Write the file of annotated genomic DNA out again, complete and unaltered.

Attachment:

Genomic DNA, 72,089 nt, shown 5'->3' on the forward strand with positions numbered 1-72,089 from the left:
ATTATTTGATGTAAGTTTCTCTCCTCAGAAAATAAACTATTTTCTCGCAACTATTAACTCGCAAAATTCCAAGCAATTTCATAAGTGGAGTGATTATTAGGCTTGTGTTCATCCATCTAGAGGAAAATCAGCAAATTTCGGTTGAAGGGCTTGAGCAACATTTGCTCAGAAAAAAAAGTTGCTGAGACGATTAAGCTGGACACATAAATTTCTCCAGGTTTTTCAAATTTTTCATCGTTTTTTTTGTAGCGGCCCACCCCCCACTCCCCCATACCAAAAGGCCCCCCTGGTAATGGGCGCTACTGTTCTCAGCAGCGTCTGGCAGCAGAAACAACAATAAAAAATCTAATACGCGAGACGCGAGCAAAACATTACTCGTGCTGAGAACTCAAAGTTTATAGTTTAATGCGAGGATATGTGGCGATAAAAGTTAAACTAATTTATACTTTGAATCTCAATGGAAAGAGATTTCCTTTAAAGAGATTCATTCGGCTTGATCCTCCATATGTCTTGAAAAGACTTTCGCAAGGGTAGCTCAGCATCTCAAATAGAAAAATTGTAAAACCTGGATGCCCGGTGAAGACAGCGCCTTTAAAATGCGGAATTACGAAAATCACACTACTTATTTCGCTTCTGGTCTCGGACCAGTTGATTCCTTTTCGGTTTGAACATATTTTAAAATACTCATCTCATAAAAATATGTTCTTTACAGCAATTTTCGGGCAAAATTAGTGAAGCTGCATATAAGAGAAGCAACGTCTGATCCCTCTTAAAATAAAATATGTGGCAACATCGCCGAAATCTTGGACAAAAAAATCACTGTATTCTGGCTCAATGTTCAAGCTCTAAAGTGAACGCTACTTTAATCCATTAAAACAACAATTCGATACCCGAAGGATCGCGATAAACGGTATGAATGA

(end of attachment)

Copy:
Genomic DNA, 72,089 nt, shown 5'->3' on the forward strand with positions numbered 1-72,089 from the left:
ATTATTTGATGTAAGTTTCTCTCCTCAGAAAATAAACTATTTTCTCGCAACTATTAACTCGCAAAATTCCAAGCAATTTCATAAGTGGAGTGATTATTAGGCTTGTGTTCATCCATCTAGAGGAAAATCAGCAAATTTCGGTTGAAGGGCTTGAGCAACATTTGCTCAGAAAAAAAAGTTGCTGAGACGATTAAGCTGGACACATAAATTTCTCCAGGTTTTTCAAATTTTTCATCGTTTTTTTTGTAGCGGCCCACCCCCCACTCCCCCATACCAAAAGGCCCCCCTGGTAATGGGCGCTACTGTTCTCAGCAGCGTCTGGCAGCAGAAACAACAATAAAAAATCTAATACGCGAGACGCGAGCAAAACATTACTCGTGCTGAGAACTCAAAGTTTATAGTTTAATGCGAGGATATGTGGCGATAAAAGTTAAACTAATTTATACTTTGAATCTCAATGGAAAGAGATTTCCTTTAAAGAGATTCATTCGGCTTGATCCTCCATATGTCTTGAAAAGACTTTCGCAAGGGTAGCTCAGCATCTCAAATAGAAAAATTGTAAAACCTGGATGCCCGGTGAAGACAGCGCCTTTAAAATGCGGAATTACGAAAATCACACTACTTATTTCGCTTCTGGTCTCGGACCAGTTGATTCCTTTTCGGTTTGAACATATTTTAAAATACTCATCTCATAAAAATATGTTCTTTACAGCAATTTTCGGGCAAAATTAGTGAAGCTGCATATAAGAGAAGCAACGTCTGATCCCTCTTAAAATAAAATATGTGGCAACATCGCCGAAATCTTGGACAAAAAAATCACTGTATTCTGGCTCAATGTTCAAGCTCTAAAGTGAACGCTACTTTAATCCATTAAAACAACAATTCGATACCCGAAGGATCGCGATAAACGGTATGAATGA